The sprouts I had grown up with were far less perilous; the original D had always insisted that his renowned gravy demanded the water from the boiled sprouts, some beef dripping or lard, corn flour and gravy browning but rather curiously never juices from the roasting meat. And as no Sunday lunch was complete with this much-loved gravy (well at least by the original D as no-one else was that enamoured) so sprouts always featured.

The other canapé I’d planned was involving some ubiquitous Paxo stuffing, I’ve made much more elaborate stuffing with all manner of sausage meats, herbs and fruits but the one M amongst others always hanker for is good old Paxo sage and onion. So curtailing both my desire (according to D) to find the most complicated method to make anything and my abhorrence of strange packets of dehydrated sawdust I have abandoned thoughts of anything more sophisticated. However unfortunately due to a houseful of people and my inability to slip some sort of sprout or Paxo canapé into the French feast I’d planned they will have to remain on the drawing board.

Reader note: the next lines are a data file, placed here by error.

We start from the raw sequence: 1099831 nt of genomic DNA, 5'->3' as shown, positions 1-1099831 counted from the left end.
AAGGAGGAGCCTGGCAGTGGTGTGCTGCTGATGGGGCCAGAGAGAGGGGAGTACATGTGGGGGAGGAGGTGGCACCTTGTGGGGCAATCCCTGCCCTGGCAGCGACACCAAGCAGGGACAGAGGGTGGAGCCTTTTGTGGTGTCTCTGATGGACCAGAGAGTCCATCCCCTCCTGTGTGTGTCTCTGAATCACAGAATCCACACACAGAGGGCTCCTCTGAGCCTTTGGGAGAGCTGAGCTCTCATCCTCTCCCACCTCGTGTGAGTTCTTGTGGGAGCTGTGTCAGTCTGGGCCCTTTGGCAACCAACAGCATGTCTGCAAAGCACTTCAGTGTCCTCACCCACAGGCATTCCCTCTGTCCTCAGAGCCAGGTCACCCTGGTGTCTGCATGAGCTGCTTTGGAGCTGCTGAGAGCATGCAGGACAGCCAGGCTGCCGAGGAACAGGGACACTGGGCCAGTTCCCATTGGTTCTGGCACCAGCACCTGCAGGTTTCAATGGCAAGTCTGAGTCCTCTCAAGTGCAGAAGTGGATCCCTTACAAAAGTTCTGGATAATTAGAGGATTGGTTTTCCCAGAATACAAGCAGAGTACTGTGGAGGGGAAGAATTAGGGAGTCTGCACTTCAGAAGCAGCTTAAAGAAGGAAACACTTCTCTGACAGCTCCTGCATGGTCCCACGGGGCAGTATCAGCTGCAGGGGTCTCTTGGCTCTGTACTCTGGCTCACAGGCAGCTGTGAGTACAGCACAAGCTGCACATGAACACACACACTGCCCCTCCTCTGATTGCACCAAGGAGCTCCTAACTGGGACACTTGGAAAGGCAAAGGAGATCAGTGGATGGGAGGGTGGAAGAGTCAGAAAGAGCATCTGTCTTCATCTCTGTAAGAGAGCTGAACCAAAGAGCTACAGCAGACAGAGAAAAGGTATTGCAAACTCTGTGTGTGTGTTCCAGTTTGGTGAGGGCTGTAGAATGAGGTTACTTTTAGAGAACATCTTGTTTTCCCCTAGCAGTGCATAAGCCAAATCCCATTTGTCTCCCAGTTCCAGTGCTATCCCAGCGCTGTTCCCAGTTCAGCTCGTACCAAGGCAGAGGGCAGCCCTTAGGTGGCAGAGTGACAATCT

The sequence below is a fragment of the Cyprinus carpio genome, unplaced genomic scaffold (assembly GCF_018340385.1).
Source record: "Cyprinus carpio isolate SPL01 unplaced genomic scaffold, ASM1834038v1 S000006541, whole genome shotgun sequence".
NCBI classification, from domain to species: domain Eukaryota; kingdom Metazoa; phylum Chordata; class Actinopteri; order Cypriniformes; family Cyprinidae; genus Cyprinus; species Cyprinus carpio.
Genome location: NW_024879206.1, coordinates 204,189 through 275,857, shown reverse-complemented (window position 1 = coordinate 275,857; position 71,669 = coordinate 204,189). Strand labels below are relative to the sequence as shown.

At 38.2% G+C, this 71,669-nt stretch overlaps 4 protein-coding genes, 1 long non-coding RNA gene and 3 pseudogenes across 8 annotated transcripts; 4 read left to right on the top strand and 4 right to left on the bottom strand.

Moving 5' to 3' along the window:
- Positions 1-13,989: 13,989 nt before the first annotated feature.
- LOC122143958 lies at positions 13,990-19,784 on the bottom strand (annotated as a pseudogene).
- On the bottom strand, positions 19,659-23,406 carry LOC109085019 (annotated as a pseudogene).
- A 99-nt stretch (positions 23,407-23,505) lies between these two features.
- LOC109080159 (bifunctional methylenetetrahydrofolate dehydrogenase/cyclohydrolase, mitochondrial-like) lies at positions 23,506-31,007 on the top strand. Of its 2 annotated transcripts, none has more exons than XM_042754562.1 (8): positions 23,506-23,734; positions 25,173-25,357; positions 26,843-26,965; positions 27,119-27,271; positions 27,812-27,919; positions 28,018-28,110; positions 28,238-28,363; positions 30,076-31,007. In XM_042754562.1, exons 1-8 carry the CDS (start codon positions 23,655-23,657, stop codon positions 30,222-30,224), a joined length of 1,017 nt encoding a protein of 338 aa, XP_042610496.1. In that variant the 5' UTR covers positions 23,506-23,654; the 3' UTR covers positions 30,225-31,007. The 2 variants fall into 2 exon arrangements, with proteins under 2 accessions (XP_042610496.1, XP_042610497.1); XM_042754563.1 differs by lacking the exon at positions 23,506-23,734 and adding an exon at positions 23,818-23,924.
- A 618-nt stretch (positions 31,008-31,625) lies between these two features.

So I hope you are all a little more organised than me, the tree is groaning with shiny intriguing parcels and those cards were written and send a couple of weeks ago.

Festive felicitations to you all! And all those who got their acts together earlier – what did they bring to the party?

1 comment:

breadchick said...

Hope your Christmas was wonderful.

Happy New Year.